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Specific contributions of the posterior parietal cortex to episodic memory retrieval



Specific contributions of the posterior parietal cortex to episodic memory


Jeremy Andrew Elman

Doctor of Philosophy in Psychology

University of California, Berkeley

Professor Arthur P. Shimamura, Chair

The posterior parietal cortex (PPC) has become the topic of much research regarding its role in memory over the past decade. While the medial temporal lobes and prefrontal cortex have long been studied for their contributions to memory, the PPC has been more closely associated with attention and spatial cognition. With the increasing use of functional magnetic resonance imaging (fMRI) in studies of human cognition, it has become apparent that the medial and lateral parietal cortices are consistently involved during memory retrieval tasks. The most prominent finding is that of greater activity during retrieval for previously studied items compared to new items, terms the successful retrieval effect. The following studies attempt to delineate the boundary conditions under which the PPC is involved during episodic memory tasks.

Study 1 examined whether PPC involvement is contingent upon directed memory retrieval or if encountering previously studied items in the context of a non-memory task would be sufficient to drive activity. The results from two experiments in Study 1 indicate that the PPC may activate in response to old items during a non-memory test, but only when determining mnemonic status is task relevant. These findings suggest that low-level retrieval processes may occur even during non-memory tasks, but that PPC activity reflects downstream processes that only come online when the retrieved information becomes relevant to the task at hand.

Continuing this line of questioning, Study 2 examined whether the PPC is activated when participants make meta-memory judgments (using a feeling of knowing paradigm) in which the retrieval of target information is not required. Furthermore, we assessed whether the PPC activity differed between metacognitive assessments of episodic and semantic memories. The resulting activations from this metacognitive task appear remarkably similar to those found in standard retrieval tasks. Furthermore, the ventral PPC appeared to be preferentially activated by episodic compared to semantic memory judgments. It is suggested that the contextually bound nature of episodic memory underlies PPC involvement.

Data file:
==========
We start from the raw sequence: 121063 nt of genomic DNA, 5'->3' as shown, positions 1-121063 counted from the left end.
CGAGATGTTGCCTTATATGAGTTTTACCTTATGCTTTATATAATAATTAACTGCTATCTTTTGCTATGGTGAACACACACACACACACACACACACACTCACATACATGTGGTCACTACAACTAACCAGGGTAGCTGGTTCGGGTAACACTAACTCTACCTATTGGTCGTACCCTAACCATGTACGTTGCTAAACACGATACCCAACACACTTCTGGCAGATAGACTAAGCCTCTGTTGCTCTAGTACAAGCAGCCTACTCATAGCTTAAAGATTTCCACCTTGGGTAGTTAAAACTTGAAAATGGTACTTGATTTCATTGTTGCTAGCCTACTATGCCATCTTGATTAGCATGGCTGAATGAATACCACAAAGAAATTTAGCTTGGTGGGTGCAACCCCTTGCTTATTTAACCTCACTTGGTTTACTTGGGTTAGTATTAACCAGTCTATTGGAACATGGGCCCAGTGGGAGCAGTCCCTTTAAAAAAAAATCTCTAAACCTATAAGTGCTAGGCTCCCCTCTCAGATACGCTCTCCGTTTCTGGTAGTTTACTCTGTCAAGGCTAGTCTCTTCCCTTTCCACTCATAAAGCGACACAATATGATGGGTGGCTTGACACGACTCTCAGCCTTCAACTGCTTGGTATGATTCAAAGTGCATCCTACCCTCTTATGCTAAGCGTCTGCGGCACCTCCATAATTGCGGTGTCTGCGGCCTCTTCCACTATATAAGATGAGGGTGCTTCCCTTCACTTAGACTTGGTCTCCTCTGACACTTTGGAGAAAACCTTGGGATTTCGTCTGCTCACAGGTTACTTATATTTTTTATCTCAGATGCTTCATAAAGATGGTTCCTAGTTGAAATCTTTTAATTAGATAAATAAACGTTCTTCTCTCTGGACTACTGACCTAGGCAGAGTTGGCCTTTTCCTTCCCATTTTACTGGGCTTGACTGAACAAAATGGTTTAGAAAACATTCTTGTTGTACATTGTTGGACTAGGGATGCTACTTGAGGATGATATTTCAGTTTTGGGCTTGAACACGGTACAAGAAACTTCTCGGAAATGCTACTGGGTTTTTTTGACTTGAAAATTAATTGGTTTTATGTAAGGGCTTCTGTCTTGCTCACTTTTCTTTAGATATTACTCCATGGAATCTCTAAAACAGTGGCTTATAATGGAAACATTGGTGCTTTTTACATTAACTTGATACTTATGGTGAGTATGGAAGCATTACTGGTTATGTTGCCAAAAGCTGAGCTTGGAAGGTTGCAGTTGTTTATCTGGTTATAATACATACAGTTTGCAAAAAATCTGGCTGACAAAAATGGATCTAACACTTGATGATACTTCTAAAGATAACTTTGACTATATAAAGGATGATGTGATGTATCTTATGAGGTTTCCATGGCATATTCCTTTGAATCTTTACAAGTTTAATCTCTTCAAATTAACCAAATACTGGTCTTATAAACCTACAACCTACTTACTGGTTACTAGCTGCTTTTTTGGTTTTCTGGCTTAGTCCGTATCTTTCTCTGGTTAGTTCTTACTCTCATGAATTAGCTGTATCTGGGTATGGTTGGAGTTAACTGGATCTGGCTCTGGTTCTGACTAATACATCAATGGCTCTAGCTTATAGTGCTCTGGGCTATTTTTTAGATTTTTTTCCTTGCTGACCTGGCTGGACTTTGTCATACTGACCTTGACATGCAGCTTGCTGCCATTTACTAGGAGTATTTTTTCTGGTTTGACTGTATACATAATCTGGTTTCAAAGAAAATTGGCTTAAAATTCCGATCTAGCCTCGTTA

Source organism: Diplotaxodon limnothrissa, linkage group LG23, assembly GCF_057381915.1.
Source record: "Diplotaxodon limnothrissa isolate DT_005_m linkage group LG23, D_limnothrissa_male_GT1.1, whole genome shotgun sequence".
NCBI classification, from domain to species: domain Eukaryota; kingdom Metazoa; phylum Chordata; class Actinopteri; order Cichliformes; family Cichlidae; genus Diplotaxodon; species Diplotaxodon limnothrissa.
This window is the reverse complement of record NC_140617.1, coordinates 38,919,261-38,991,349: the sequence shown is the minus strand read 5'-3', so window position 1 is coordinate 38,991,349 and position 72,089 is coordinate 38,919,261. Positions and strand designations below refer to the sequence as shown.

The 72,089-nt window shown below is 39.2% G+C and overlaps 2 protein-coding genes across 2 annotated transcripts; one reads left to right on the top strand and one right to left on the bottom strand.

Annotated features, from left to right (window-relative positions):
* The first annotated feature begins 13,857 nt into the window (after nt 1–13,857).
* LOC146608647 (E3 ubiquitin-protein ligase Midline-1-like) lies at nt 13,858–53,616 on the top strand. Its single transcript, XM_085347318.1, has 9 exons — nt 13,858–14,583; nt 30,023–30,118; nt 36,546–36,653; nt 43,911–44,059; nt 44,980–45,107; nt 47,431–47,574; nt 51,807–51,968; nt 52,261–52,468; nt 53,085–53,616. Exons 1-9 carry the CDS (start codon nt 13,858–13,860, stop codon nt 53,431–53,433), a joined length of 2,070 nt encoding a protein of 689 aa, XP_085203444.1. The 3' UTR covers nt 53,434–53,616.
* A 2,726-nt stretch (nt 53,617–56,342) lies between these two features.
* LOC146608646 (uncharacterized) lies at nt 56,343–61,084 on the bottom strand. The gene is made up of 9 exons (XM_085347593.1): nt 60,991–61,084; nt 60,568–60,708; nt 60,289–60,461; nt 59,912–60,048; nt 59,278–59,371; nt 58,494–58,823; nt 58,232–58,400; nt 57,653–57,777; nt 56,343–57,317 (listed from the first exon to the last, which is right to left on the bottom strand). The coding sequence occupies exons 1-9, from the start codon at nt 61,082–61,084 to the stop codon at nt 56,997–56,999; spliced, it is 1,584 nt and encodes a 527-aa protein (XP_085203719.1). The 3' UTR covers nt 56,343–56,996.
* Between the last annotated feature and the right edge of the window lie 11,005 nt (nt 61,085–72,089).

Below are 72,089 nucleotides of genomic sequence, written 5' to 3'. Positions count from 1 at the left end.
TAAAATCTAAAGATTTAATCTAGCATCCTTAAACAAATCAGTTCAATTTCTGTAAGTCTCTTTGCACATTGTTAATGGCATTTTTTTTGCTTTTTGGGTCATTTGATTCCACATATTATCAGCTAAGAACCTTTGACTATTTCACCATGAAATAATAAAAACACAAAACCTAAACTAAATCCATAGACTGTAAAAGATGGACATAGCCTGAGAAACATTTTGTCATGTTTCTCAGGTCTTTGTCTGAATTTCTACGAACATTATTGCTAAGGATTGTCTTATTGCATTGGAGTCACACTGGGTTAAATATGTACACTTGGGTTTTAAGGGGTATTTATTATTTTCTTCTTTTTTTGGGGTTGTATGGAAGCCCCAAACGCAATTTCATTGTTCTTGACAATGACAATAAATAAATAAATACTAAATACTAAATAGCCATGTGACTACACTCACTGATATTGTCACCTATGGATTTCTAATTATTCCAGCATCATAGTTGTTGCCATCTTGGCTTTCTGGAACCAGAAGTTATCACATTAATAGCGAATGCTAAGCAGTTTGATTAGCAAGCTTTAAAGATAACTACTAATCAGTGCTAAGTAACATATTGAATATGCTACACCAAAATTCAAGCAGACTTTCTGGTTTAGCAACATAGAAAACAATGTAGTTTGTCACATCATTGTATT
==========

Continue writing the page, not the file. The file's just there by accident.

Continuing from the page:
Study 3 further considered the effect information type on PPC engagement during retrieval. Participants were tested on memory for buildings that were either personally familiar through repeated real-life encounters or linked only to a prior study session. Consistent with findings from Study 2, a specific region of the ventral PPC was found to be more active when viewing items bound to a specific context. However, the finding of a more posterior site of activity for personally familiar buildings suggests a functional heterogeneity within the PPC.

Taken together, the results of these three studies further delineate the boundary conditions under which the PPC is involved in memory tasks. These findings demonstrate that PPC contributions may depend not only on the task goal but also on the type of information being retrieved. Specifically, the PPC appears to be preferentially engaged when there is a need to bind item and context information to form an event memory. The results of the studies are further discussed in the context of current theoretical models of PPC function.

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